‘Dick Johnson Is Dead’ movie review: A swansong to a sweetheart

Filmmaker Kristen Johnson’s part-real, part-fantasy docu-drama about the death of her father is an evocative film that any child, insecure about their parents’ eventual disappearance, would relate to

A few years ago, our family had the worst emotional crisis — dealing the loss of a dear one. I lost my aunt — my mother’s sister — who was battling cancer for at least 10 years. Somewhere we knew she was going to fade away, but were trying to manufacture hope. I remember the time when the doctor pulled us out of the tyranny of that empty room, to say she was slipping away and to come to terms with reality. We were prepared, but never fully prepared to face the music, to face grief.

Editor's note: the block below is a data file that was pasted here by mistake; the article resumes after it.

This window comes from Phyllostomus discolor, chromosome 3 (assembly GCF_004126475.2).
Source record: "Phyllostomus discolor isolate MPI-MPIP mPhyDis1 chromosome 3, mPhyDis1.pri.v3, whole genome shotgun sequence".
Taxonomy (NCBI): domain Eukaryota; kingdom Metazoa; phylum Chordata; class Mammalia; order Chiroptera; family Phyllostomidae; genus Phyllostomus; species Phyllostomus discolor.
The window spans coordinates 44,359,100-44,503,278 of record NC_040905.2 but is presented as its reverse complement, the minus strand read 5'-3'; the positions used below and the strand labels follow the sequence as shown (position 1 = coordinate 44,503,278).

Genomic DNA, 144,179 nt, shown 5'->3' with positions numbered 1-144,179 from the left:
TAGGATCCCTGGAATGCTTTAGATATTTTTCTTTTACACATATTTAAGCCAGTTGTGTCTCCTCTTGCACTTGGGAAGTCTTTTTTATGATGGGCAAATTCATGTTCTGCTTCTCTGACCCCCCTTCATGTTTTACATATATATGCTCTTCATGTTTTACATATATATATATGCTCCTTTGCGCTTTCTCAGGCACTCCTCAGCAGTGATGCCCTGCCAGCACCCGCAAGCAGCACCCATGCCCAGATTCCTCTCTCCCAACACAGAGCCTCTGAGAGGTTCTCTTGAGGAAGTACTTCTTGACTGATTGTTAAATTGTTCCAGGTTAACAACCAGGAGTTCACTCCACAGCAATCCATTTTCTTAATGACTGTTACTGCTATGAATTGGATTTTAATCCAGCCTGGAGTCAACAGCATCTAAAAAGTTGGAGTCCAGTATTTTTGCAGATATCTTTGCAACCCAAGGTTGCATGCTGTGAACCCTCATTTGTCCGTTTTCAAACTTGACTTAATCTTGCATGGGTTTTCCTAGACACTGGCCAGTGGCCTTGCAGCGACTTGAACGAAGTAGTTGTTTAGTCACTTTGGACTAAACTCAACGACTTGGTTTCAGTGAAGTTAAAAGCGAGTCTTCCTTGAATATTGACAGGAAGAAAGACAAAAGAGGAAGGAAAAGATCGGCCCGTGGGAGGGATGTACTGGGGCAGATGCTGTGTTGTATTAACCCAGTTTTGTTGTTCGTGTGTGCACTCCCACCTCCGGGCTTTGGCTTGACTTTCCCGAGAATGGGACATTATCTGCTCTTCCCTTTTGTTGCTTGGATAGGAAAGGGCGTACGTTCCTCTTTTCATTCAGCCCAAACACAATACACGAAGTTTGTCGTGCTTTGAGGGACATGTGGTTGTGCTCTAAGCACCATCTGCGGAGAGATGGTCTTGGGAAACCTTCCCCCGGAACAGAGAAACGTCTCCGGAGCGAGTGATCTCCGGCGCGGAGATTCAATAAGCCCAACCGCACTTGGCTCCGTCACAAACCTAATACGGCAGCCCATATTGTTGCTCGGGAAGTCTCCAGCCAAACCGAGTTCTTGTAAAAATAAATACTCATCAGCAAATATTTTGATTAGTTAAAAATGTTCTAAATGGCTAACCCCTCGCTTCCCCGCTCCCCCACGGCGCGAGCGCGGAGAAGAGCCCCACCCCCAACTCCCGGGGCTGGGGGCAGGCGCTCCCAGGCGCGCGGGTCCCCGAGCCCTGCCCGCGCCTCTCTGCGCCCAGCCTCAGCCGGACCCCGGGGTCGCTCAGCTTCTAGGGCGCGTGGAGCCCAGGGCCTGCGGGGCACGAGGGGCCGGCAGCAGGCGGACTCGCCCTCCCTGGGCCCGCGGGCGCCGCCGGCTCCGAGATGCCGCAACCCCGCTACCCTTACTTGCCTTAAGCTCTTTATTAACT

Death.

It is a harbinger of hope and despair; The End as well as a beginning, for some; an absolution from the sentence and a punctuation to the succeeding paragraph — a full stop, if you will.

Of course, I cried that day, more so when I realised I had no recent recollection of my aunt; she was physically away and was on a vacation to the US, before she went to a place far from reach. My immediate, instinctive response was to go through the WhatsApp messages and the audio notes she sent me, and boy oh boy, did that break me!

What does our personal loss have to do with Dick Johnson Is Dead? That is what the documentary does to you; it forces you to look deep inwards, and reflect. There could be nothing worse, nothing more cruel, than deleting the contact of a loved one, more so if you are plagued by life’s greatest blessing and a sin: memory.

In the documentary, filmmaker Kristen Johnson takes up a subject that is the worst fear of every child: coping with the feeling of losing your parents, more so their memories. Halfway through the film there is a portion which has stock footage of Kristen’s mother, who died of Alzemiers and who tries to recollect who Kristen was and where she is, at the moment. “I have been a documentary filmmaker for 30 years and this is the only footage I have of mom,” says Kristen, with a crack in her voice.